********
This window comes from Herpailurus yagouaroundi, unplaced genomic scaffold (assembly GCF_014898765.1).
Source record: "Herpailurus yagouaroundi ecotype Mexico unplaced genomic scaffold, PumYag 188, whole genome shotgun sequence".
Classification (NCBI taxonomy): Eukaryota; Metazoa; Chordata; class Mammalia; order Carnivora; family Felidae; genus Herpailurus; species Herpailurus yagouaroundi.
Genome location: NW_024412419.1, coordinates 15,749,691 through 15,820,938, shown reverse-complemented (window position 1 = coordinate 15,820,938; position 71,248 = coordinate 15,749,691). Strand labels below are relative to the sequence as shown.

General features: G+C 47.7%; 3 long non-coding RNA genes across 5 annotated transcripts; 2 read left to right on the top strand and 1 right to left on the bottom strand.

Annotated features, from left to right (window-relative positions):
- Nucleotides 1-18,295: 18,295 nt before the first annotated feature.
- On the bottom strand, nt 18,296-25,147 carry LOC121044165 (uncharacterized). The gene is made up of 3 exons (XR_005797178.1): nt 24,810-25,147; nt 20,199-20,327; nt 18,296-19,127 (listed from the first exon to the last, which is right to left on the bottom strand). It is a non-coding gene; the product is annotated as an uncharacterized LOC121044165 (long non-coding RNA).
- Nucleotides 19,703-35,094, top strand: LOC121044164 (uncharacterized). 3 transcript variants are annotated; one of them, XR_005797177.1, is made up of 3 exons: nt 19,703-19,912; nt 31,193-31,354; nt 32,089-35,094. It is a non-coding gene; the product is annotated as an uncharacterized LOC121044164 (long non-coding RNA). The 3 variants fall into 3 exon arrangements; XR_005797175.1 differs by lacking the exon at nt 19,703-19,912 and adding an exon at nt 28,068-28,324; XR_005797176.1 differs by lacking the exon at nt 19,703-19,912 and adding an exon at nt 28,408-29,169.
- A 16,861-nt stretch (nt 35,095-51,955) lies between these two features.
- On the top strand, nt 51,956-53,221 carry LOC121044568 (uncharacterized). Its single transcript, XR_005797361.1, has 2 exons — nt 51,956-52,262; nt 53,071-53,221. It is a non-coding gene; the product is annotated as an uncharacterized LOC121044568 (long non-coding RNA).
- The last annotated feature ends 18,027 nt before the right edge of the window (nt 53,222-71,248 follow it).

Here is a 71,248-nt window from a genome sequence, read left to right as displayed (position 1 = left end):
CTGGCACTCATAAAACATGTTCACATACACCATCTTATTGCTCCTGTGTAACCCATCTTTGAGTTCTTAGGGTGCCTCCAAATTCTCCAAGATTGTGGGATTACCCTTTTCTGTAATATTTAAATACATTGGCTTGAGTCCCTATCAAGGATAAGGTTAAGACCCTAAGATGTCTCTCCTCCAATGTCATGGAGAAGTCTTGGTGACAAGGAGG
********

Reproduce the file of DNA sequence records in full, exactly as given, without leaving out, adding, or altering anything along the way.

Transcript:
This window comes from Herpailurus yagouaroundi, unplaced genomic scaffold (assembly GCF_014898765.1).
Source record: "Herpailurus yagouaroundi ecotype Mexico unplaced genomic scaffold, PumYag 188, whole genome shotgun sequence".
Classification (NCBI taxonomy): Eukaryota; Metazoa; Chordata; class Mammalia; order Carnivora; family Felidae; genus Herpailurus; species Herpailurus yagouaroundi.
Genome location: NW_024412419.1, coordinates 15,749,691 through 15,820,938, shown reverse-complemented (window position 1 = coordinate 15,820,938; position 71,248 = coordinate 15,749,691). Strand labels below are relative to the sequence as shown.

General features: G+C 47.7%; 3 long non-coding RNA genes across 5 annotated transcripts; 2 read left to right on the top strand and 1 right to left on the bottom strand.

Annotated features, from left to right (window-relative positions):
- Nucleotides 1-18,295: 18,295 nt before the first annotated feature.
- On the bottom strand, nt 18,296-25,147 carry LOC121044165 (uncharacterized). The gene is made up of 3 exons (XR_005797178.1): nt 24,810-25,147; nt 20,199-20,327; nt 18,296-19,127 (listed from the first exon to the last, which is right to left on the bottom strand). It is a non-coding gene; the product is annotated as an uncharacterized LOC121044165 (long non-coding RNA).
- Nucleotides 19,703-35,094, top strand: LOC121044164 (uncharacterized). 3 transcript variants are annotated; one of them, XR_005797177.1, is made up of 3 exons: nt 19,703-19,912; nt 31,193-31,354; nt 32,089-35,094. It is a non-coding gene; the product is annotated as an uncharacterized LOC121044164 (long non-coding RNA). The 3 variants fall into 3 exon arrangements; XR_005797175.1 differs by lacking the exon at nt 19,703-19,912 and adding an exon at nt 28,068-28,324; XR_005797176.1 differs by lacking the exon at nt 19,703-19,912 and adding an exon at nt 28,408-29,169.
- A 16,861-nt stretch (nt 35,095-51,955) lies between these two features.
- On the top strand, nt 51,956-53,221 carry LOC121044568 (uncharacterized). Its single transcript, XR_005797361.1, has 2 exons — nt 51,956-52,262; nt 53,071-53,221. It is a non-coding gene; the product is annotated as an uncharacterized LOC121044568 (long non-coding RNA).
- The last annotated feature ends 18,027 nt before the right edge of the window (nt 53,222-71,248 follow it).

Here is a 71,248-nt window from a genome sequence, read left to right as displayed (position 1 = left end):
CTGGCACTCATAAAACATGTTCACATACACCATCTTATTGCTCCTGTGTAACCCATCTTTGAGTTCTTAGGGTGCCTCCAAATTCTCCAAGATTGTGGGATTACCCTTTTCTGTAATATTTAAATACATTGGCTTGAGTCCCTATCAAGGATAAGGTTAAGACCCTAAGATGTCTCTCCTCCAATGTCATGGAGAAGTCTTGGTGACAAGGAGG